BEGIN; UPDATE; UPDATE; UPDATE; COMMIT. This reduces transaction
overhead and can cut execution time by as much as 50%.

Tip 3: Consider bulk loading instead of serial INSERTS

PostgreSQL provides a bulk loading mechanism called COPY, which takes
tab-delimited or CSV input from a file or pipe. Where COPY can be used instead of hundreds or thousands of INSERTS, it can cut execution time by up to 75%.

Tip 4: DELETE is expensive

It’s common for application developers to think that a DELETE statement is virtually without cost. You’re just unlinking some nodes, right? Wrong. DBMSes are not filesystems; when you delete a row, indexes need to be updated and free space needs to be cleaned up, making a delete in fact more costly than an insert. Thus applications which habitually delete all detail rows and replace them with new every time a use makes any change are saving effort on the application side by pushing it onto the database. Where possible, this should be replaced with more discriminating row-replacement behavior, like updating only modified

Also, when clearing a whole table, always use the TRUNCATE TABLE statement rather than DELETE FROM TABLE. The former is up to 100 times faster than the latter because it batch processes the whole table as a unit instead of one row at a time.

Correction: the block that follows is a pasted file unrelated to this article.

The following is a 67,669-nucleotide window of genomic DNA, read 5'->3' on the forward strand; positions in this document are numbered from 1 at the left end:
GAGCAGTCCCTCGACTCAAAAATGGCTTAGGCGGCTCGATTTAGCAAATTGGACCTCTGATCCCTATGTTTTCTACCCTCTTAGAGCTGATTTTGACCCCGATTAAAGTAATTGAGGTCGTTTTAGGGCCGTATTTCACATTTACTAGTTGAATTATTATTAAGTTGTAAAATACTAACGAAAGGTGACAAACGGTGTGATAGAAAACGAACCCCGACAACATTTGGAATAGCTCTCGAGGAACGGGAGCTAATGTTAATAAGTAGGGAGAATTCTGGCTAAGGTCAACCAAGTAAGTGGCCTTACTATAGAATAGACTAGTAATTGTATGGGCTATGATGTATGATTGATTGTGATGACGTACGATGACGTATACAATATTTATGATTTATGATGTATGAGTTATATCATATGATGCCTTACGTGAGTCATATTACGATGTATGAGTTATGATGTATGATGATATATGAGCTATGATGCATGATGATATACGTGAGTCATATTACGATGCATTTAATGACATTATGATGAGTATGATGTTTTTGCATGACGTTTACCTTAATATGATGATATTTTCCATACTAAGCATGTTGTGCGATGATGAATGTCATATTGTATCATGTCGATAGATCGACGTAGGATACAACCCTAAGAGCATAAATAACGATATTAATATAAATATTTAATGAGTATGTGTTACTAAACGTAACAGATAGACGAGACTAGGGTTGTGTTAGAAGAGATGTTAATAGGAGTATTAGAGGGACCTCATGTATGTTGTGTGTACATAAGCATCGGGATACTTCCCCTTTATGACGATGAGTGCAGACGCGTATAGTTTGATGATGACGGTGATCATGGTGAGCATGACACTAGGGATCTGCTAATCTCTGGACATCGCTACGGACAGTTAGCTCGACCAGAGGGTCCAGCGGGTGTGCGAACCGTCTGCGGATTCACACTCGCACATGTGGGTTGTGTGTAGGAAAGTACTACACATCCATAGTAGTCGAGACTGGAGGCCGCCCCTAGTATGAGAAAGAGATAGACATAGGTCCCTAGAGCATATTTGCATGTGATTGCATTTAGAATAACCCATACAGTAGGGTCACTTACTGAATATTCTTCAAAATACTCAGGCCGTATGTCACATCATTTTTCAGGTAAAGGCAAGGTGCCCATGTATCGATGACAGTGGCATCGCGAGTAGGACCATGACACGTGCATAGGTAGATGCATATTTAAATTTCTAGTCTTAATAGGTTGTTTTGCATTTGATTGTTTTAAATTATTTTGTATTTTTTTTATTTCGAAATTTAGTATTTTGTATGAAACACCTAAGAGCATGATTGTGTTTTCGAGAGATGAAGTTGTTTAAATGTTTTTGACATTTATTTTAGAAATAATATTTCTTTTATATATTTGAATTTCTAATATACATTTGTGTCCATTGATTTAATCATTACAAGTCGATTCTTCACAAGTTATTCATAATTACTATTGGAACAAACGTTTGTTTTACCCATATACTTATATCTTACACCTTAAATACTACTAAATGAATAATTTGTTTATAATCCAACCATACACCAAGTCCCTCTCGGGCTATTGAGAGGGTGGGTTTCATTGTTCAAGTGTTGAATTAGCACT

Tip 5: Use PREPARE/EXECUTE for query loops

Sometimes despite your attempts to consolidate loops of near-identical queries
into large statements, it’s not possible due to the structure of your application. That’s what PREPARE … EXECUTE is for; it allows the database engine to skip parsing and planning for each query iteration.

For example:

query_handle = query(‘SELECT * FROM TABLE WHERE id = ?’)(parameter_type = INTEGER)

Then start your loop:
for 1..100

Classes for prepared statements for C++ are explained in the libpqxx documentation.

This will reduce query execution time in direct proportion to the size of the looped set.

Tip 6: Use connection pools effectively

For a web application, you’ll find that as much as 50% of your potential performance can be controlled through your use of, and proper configuration of, connection pooling. This is because creating and dropping database connections takes a significant amount of system time, and excess idle connections still  equire RAM and system resources.

There are a number of tools you can use to do connection pooling on  PostgreSQL. A third-party Open Source tool which is very popular is pgPool. However, for a C++ application HA requirements, it’s probably better to use libpqxx’s native pseudo-pooling technique called “lazy connections” . I suggest
contacting the libpqxx mailing list for more information on how to use this utility.

With PostgreSQL, you want to have as many persistent connections (or  connection objects) defined as your normal peak concurrent connection usage. So if max normal usage (first thing in the morning, say) is 200 concurrent connections from agents, users and components, then you want to have that many defined so that your application does not have to wait for new connections during a peak when they will be slow to fork.